Notable books — February 2012

In the spirit of looking at things anew as the new year unfolds, some of you may be looking hard at your personal finances, investments, and retirement savings. If you’re like me and need to learn about this stuff from the ground up, here are some helpful sources:

Andrew Tobias, The ONLY Investment Guide You’ll EVER Need (rev. ed., 2010) — Several years ago, a dear cousin (now sadly passed) turned me on to this book, which proved to be a great starting place for understanding investing and financial planning.

Ilyce R. Glink, 50 Simple Steps You Can Take to Disaster-Proof Your Finances: How to Plan Ahead to Protect Yourself and Your Loved Ones and Survive Any Crisis (2002) — Slightly dated, but still full of good advice. For me this book falls into the “do what I say and not what I haven’t done” category. Yikers, I have some work to do this year.

John C. Bogle, The Little Book of Common Sense Investing: The Only Way to Guarantee Your Fair Share of Stock Market Returns (2007) — The founder of the Vanguard Group is one of the most respected people in financial services.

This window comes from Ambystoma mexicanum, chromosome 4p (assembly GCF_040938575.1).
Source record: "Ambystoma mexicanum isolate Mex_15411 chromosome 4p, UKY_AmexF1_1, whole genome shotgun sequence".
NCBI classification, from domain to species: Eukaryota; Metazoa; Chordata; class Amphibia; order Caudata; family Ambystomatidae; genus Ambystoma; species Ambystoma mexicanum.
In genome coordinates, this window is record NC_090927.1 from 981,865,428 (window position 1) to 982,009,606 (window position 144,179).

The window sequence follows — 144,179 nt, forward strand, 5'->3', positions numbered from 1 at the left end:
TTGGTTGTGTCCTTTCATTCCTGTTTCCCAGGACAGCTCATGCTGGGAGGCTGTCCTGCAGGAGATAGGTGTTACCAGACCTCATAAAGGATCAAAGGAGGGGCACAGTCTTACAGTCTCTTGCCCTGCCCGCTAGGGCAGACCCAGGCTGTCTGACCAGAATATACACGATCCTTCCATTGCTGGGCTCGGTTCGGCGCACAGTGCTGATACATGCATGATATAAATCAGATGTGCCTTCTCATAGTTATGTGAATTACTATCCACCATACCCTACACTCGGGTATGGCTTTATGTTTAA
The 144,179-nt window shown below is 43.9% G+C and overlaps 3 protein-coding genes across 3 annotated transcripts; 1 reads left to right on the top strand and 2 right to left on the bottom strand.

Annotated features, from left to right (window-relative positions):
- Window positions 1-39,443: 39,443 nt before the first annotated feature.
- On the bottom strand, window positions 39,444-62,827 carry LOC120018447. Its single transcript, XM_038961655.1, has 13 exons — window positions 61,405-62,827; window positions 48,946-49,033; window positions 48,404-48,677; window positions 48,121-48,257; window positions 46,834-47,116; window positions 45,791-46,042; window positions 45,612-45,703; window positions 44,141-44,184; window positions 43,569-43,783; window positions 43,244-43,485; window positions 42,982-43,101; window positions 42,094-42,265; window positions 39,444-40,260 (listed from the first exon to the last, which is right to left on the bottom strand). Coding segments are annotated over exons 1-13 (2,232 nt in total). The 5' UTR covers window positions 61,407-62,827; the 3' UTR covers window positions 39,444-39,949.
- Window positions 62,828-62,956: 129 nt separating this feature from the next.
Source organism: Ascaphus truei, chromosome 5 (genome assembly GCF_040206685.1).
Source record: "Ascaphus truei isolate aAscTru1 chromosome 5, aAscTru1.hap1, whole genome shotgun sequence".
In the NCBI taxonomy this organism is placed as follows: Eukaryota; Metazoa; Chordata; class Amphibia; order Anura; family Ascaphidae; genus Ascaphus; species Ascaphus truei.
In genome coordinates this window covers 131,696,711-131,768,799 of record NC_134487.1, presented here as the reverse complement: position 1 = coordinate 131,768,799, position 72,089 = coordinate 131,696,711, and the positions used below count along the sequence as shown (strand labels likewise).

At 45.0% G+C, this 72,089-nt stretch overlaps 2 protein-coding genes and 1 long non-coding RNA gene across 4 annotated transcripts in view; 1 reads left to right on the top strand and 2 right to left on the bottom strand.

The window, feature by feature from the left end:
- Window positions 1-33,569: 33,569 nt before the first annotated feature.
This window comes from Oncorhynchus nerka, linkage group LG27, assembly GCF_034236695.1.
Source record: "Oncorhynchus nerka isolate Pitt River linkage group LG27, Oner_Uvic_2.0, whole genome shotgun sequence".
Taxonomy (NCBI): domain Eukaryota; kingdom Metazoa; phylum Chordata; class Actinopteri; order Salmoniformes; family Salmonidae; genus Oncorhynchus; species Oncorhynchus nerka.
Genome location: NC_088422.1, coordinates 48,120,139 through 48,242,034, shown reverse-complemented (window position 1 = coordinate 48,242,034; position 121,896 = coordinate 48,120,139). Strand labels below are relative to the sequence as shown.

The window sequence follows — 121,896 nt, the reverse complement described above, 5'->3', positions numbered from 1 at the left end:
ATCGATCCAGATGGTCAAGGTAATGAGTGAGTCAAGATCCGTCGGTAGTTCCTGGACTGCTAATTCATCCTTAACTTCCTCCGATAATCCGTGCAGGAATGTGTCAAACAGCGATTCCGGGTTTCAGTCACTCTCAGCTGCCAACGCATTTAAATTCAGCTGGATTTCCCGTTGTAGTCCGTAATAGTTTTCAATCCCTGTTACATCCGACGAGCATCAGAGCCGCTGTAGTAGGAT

Ben Stein & Phil DeMuth, The Little Book of Bulletproof Investing: Do’s and Don’ts to Protect Your Financial Life (2010) — Recommends a quirky approach to assembling a retirement investment portfolio; a bit too complicated for my tastes. But at least read it for the wise and sobering commentary about saving for retirement.

Laurence J. Kotlikoff and Scott Burns, The Coming Generational Storm: What You Need to Know about America’s Economic Future (rev. ed. 2005) — A pre-meltdown warning shot about tomorrow’s economy, interweaving economic analysis with concrete advice on personal finances. This book, more than any other, taught me about projecting how “big picture” economic trends affect our personal finances.

Edwin M. Bridges with Brian D. Bridges, The Prudent Professor: Planning and Saving for a Worry-Free Retirement from Academe (2010) — Well, I probably found this book a little too late to put into practice all the advice that might provide me with that elusive “worry-free” (yeah, right) retirement, but it’s helpful for academicians of any age.

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A note to readers — I know that for some, “financial planning” and “retirement saving” are wholly unrealistic concepts right now. Many folks are barely making ends meet (if that), and if you are in this situation, I hope that your circumstances improve markedly and allow you to plan your finances with a longer-range perspective.

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Starting in February 2012, every month I’m sharing short mentions of books related to recurring topics on this blog that I have read, reviewed, or used, a mix of newer and older works. On occasion, like above, I will emphasize a specific theme.

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